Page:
Plant $14.50 or 2 for $25

Peperomia congona ‘GP’    “Congona”

This clone is Guillermo Pino’s collection from the medicinal plant markets of Peru. First offering. Z9b?
4–6″+ plant $16.50

Peperomia dolabriformis v. grandis GP1492

This is the large variety of species with thick stems growing to 1.5–2′ tall, the yellowish flower panicles reaching another 1.5′+ high. The dull green succulent leaves are petioled and longer with prominent lateral nerves compared to other varieties. Pino seed collection near 6000′, Amazonas Dept, northern Peru. Z10a
2–4″+ plant 1+ years old $9.50

Peperomia dolabriformis v. multicaulis GP1909   “Congona”

Beautiful, upright, heavily branching succulent species 1–2′ tall. Thick handsome leaves, pleasantly aromatic when crushed. Yellow flower spikes. Seed of this new varietal collected by G. Pino in Cajamarca Dept., San Marcos Prov., Peru. Road from San Marcos to Cajabamba, near La Grama, 7100′. Used as a topical painkiller and anti-inflammatory. Z10a
3-4″+ plant 3+ years old $10 (limited)

Peperomia galapagensis  “Galapagos Congona”

Bright green succulent 3–6″ tall. Creeping to upright multibranched stems. Whorls of 4+ small oval leaves at each internode. Green flower spikes. In bright light the plant will take on reddish hues. Rare endemic of Darwin’s wonderland, the Galapagos Islands. First fondled by the great man and pressed into herbarium sheets in 1835. Grows on rocks and trees, often in moist shaded areas above 300′. Appears to have evolved from P. inaequalifolia of the Andes and the flesh of the plant has a similar superb balsam-citrus scent/flavor. Medicinal like close kin. Rooted cuttings. Z9b/10a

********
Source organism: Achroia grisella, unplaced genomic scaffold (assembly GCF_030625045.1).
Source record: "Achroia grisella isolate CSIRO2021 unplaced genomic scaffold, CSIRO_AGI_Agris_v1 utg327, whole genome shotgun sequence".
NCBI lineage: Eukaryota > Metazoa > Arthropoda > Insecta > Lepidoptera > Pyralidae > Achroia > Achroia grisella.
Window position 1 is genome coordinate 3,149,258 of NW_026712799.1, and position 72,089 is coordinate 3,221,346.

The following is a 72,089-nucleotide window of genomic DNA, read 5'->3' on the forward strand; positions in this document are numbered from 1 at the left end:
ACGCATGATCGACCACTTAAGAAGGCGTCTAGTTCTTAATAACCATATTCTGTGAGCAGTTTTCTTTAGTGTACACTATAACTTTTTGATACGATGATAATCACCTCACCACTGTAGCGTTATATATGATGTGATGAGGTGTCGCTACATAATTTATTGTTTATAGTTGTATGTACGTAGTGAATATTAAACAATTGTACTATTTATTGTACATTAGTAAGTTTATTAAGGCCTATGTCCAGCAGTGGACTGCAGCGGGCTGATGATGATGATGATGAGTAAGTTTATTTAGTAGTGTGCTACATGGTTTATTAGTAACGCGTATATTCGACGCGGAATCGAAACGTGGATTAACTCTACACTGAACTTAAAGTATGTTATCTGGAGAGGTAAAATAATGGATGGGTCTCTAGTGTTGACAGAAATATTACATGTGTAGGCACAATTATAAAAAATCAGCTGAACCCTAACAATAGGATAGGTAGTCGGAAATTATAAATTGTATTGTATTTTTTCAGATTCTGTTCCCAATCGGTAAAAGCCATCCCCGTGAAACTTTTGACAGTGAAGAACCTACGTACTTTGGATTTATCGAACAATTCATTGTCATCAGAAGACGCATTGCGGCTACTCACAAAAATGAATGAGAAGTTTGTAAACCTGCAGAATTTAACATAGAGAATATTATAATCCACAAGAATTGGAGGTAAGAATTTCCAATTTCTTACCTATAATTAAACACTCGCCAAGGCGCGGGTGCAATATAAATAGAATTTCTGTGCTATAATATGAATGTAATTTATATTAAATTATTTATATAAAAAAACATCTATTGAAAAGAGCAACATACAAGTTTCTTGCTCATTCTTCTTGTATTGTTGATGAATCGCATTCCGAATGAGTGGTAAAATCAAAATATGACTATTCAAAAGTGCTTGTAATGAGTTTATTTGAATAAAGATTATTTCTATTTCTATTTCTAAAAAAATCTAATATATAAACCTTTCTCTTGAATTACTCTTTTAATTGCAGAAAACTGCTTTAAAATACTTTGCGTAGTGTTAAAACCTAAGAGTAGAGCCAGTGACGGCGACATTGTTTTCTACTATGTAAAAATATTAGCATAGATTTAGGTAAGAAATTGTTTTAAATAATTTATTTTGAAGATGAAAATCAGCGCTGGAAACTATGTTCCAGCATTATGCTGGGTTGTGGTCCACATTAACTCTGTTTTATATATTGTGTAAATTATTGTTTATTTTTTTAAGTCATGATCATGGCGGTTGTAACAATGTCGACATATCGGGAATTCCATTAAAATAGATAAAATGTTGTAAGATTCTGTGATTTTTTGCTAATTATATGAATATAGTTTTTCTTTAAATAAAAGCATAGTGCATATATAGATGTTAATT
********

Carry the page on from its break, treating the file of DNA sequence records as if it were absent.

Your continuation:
Plant $22.50

Peperomia galioides BK09423.2 ”Congona Macho”

Sprawling clusters of upright green succulent stems 10–15″ tall. Whorls of emerald succulent leaves, yellow flower spikes. Growing on steep slopes with Trichocereus peruvianus, Echeveria chiclensis v. backbergii and Carica candicans, below Huariquina, Lima Dept., Peru, 7,600′. Said to be the most important medicinal Peperomia by Pino, used for “everything”-  an effective painkiller, compress for wound healing, calming sedative, even for hair loss! The plant contains quinones, sesquiterpenes and over 70 other compounds in the essential oil including limonene, eugenol, safrole, etc. Extracts have shown to be effective against staph infection and the deadly chagas and leishmaniasis parasites. Has a delicious balsam with a hint of lemon aroma when crushed. We love to chew this plant! Z9b
2+ year old plant $11.50 (limited)

Peperomia galioides BK10424.1 ”Congona Macho”

Large clusters of upright, lime-green succulent stems 6–12″ tall. Whorls of slender succulent leaves, yellow flower spikes. Growing on steep rocky slopes with decumbent Trichocereus cuzcoensis, Tillandsia spp., Sedum sp., Cheilanthes, near Lamay, Cusco, Peru, 9,600′. Has a delicious balsam with a hint of lemon aroma when crushed. Seed can take 4–8 + weeks to germinate (sometimes much longer), sprout like cacti. Z9b

Peperomia galioides v. glauca? BK10509.9

Clusters of succulent stems to 6″. Whorls of small glaucus grey-green leaves. Yellow flower spikes. Seed collected from plants growing on Incan ruins, Inkallajta, Cochabamba, Bolivia, 10,000′. When crushed it has a superb balsam/citrus/mint scent and flavor, one of the best. Rooted cuts from clone A or B. Z9b
Plant $11.50

Peperomia aff. galioides BK09425.1 ”Congona”

The mother plants looked to be P. galioides, yet these seedlings seem distinct. Possibly a natural hybrid with P. lanuginosa. Red or green stems, alternate succulent leaves, yellow flower spikes. Great aroma and flavor when crushed. Seed collected from rock outcrops on the steep slopes above the acequia just north of the town Pisac, Cusco Dept., Peru, near 10,000′. Growing with Echeveria sp., Pilea serpyllacea, Oxalis sp., Tillandsia sp. Give it a bright warm spot, but dislikes extreme heat. Good houseplant. Z9b
Seed packet $4
3-4″+ plant 3 years old $9.50

Peperomia hartwegiana BK08521.6   “Jalcacongona”